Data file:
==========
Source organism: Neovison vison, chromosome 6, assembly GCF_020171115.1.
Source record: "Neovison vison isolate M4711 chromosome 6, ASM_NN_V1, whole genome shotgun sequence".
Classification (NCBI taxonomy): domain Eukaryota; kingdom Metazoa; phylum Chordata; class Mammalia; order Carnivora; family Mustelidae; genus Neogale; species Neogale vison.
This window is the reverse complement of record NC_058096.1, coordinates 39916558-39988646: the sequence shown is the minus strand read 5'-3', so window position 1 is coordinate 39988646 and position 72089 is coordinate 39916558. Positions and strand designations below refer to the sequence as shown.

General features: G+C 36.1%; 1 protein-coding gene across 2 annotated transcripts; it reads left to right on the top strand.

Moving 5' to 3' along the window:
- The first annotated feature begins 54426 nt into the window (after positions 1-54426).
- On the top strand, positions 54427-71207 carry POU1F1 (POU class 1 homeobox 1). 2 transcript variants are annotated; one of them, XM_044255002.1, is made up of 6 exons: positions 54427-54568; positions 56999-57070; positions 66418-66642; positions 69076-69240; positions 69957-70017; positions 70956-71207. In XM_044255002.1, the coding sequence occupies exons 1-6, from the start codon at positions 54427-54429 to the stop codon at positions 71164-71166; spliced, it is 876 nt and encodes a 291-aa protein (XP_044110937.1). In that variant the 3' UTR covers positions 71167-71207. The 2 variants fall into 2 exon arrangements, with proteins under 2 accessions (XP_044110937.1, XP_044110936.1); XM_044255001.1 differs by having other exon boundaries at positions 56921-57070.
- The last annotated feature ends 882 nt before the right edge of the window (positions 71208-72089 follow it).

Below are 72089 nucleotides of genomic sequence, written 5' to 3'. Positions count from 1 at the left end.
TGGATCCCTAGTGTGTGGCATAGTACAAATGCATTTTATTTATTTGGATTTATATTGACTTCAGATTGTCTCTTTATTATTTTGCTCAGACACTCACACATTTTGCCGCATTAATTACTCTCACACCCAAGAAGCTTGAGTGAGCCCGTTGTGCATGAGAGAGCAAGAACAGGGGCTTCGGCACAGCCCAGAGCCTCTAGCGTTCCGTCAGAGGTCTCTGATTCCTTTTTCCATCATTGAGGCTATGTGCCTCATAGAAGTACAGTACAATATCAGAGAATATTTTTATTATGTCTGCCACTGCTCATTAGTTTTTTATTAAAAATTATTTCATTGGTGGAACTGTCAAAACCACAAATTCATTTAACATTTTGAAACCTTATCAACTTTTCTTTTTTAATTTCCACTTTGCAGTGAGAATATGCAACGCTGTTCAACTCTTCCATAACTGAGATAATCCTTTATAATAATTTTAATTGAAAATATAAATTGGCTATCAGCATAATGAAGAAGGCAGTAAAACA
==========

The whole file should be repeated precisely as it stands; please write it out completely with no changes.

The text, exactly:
Source organism: Neovison vison, chromosome 6, assembly GCF_020171115.1.
Source record: "Neovison vison isolate M4711 chromosome 6, ASM_NN_V1, whole genome shotgun sequence".
Classification (NCBI taxonomy): domain Eukaryota; kingdom Metazoa; phylum Chordata; class Mammalia; order Carnivora; family Mustelidae; genus Neogale; species Neogale vison.
This window is the reverse complement of record NC_058096.1, coordinates 39916558-39988646: the sequence shown is the minus strand read 5'-3', so window position 1 is coordinate 39988646 and position 72089 is coordinate 39916558. Positions and strand designations below refer to the sequence as shown.

General features: G+C 36.1%; 1 protein-coding gene across 2 annotated transcripts; it reads left to right on the top strand.

Moving 5' to 3' along the window:
- The first annotated feature begins 54426 nt into the window (after positions 1-54426).
- On the top strand, positions 54427-71207 carry POU1F1 (POU class 1 homeobox 1). 2 transcript variants are annotated; one of them, XM_044255002.1, is made up of 6 exons: positions 54427-54568; positions 56999-57070; positions 66418-66642; positions 69076-69240; positions 69957-70017; positions 70956-71207. In XM_044255002.1, the coding sequence occupies exons 1-6, from the start codon at positions 54427-54429 to the stop codon at positions 71164-71166; spliced, it is 876 nt and encodes a 291-aa protein (XP_044110937.1). In that variant the 3' UTR covers positions 71167-71207. The 2 variants fall into 2 exon arrangements, with proteins under 2 accessions (XP_044110937.1, XP_044110936.1); XM_044255001.1 differs by having other exon boundaries at positions 56921-57070.
- The last annotated feature ends 882 nt before the right edge of the window (positions 71208-72089 follow it).

Below are 72089 nucleotides of genomic sequence, written 5' to 3'. Positions count from 1 at the left end.
TGGATCCCTAGTGTGTGGCATAGTACAAATGCATTTTATTTATTTGGATTTATATTGACTTCAGATTGTCTCTTTATTATTTTGCTCAGACACTCACACATTTTGCCGCATTAATTACTCTCACACCCAAGAAGCTTGAGTGAGCCCGTTGTGCATGAGAGAGCAAGAACAGGGGCTTCGGCACAGCCCAGAGCCTCTAGCGTTCCGTCAGAGGTCTCTGATTCCTTTTTCCATCATTGAGGCTATGTGCCTCATAGAAGTACAGTACAATATCAGAGAATATTTTTATTATGTCTGCCACTGCTCATTAGTTTTTTATTAAAAATTATTTCATTGGTGGAACTGTCAAAACCACAAATTCATTTAACATTTTGAAACCTTATCAACTTTTCTTTTTTAATTTCCACTTTGCAGTGAGAATATGCAACGCTGTTCAACTCTTCCATAACTGAGATAATCCTTTATAATAATTTTAATTGAAAATATAAATTGGCTATCAGCATAATGAAGAAGGCAGTAAAACA